Fox News' Jeff Paul and Melissa Chrise in Chiang Rai, Thailand, and The Associated Press contributed to this report

The untold story of the daring cave divers who saved the Thai soccer team

Racing against rising waters, an elite group assembled from across the globe pulled off a harrowing rescue of 12 boys and their coach a mile and a half underground.

Last summer, a few days after a boys soccer team went missing in Thailand's fourth longest cave system, cell phones began lighting up around the world like modern-day Bat Signals. One belonged to a former fireman from Coventry, England. Another to an IT consultant 80 miles away in Bristol. There was a retired veterinarian from Perth, Australia, and an anesthesiologist from Adelaide. They were your average middle-aged professionals, largely from Britain, who had one very unique skill set in common—they were among the best cave divers in the world.

The phone calls were short and to the point, no time for long debriefings. The Tham Luang cave was flooding fast, and soon the monsoon would begin, sealing the 12 boys, aged 11 to 17, and their coach in a watery tomb. The cave divers dropped everything and flew to the Chiang Rai province in northern Thailand to help, joining an international team of technical divers from Thailand, military and rescue divers from the U.S., Australia, and China, and the formidable Thai Navy Seals who were in charge of the search in the midst of a glaring global media spotlight.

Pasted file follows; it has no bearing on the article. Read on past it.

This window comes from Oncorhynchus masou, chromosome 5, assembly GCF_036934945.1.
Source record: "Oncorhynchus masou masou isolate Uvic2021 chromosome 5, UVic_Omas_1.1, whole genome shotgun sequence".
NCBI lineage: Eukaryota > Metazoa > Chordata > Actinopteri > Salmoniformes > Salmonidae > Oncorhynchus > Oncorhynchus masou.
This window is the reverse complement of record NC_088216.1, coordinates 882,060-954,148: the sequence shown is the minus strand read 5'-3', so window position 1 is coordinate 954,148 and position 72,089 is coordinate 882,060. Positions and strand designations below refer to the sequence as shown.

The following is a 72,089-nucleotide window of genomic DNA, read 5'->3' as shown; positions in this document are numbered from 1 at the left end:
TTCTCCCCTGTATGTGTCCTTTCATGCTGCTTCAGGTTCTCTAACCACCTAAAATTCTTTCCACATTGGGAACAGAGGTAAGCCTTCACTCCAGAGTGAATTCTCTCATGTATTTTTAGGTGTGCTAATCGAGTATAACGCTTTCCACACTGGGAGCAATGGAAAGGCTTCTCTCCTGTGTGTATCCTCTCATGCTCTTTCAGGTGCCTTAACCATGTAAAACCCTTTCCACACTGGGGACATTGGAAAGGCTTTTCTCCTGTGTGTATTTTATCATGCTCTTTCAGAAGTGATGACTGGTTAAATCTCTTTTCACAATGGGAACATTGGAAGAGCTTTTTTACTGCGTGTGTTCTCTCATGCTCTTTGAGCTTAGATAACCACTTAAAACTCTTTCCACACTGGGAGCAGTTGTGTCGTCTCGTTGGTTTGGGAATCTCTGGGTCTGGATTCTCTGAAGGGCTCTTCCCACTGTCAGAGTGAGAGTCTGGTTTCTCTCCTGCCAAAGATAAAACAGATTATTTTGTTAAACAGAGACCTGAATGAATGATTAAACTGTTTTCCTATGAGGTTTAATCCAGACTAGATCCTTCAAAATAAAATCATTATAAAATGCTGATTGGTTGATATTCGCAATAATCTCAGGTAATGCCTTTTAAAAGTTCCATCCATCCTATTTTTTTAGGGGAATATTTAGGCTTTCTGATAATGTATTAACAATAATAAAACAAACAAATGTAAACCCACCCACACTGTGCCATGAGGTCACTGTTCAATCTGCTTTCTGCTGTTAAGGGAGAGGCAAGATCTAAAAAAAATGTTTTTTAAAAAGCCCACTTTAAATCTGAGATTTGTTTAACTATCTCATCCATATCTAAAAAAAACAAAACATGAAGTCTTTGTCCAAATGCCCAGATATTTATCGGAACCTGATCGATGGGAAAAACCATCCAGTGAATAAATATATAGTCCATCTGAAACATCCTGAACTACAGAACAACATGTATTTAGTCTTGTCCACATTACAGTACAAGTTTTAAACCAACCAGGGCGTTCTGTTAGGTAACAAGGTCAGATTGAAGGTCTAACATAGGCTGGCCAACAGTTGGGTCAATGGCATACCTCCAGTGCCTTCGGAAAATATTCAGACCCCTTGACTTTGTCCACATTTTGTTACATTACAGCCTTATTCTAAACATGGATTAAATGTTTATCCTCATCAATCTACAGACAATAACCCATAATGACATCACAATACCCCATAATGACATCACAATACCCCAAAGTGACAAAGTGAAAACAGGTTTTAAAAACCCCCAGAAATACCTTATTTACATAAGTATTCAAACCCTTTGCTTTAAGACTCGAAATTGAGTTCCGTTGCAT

"There are probably a few hundred cave divers in the world, but only a very few at that level," says Richard Harris, the Adelaide anesthesiologist (and a National Geographic grantee), who played a pivotal role in the rescue. "The guys on the British team, they are the first guys you call.

Left: An international effort

Right: Rising and Falling Water

The situation at Tham Luang, however, was grim. The Thai Navy Seals, along with a group of European expat technical divers who ran dive shops among Thailand's lush coastal islands were struggling to push past a large cavern that was the at end of the typical tourist route about a half mile inside the cave. One of the boys had mentioned a popular cavern called Pattaya Beach before he disappeared, but that was another half mile deeper inside, and the divers were thwarted by a torrent of muddy water pouring in from that direction. Ben Reymenants, a Belgian expat diver from Phuket, was an early volunteer, and told a reporter it was like "dropping to the bottom of the Colorado River and hand over hand fighting your way upstream."

Because of the extreme lethality of the sport, cave diving rescuers tend to be the undertakers of the caving community, far more accustomed to retrieving dead bodies—at times their friends—than rescuing live ones. British diver John Volanthan, the IT consultant, believed Tham Luang would be no different. He and his diving partner, ex-fireman Richard Stanton, arrived the Wednesday after the boys went missing on Saturday, and slowly, steadily began pulling themselves upstream, fixing heavy climbing rope along the route for others to follow. For the next four days the international divers and the Seals worked 12 to 14 hours in the cave inching their way forward a meter at a time in total darkness, surfacing in each cavern to check for the boys.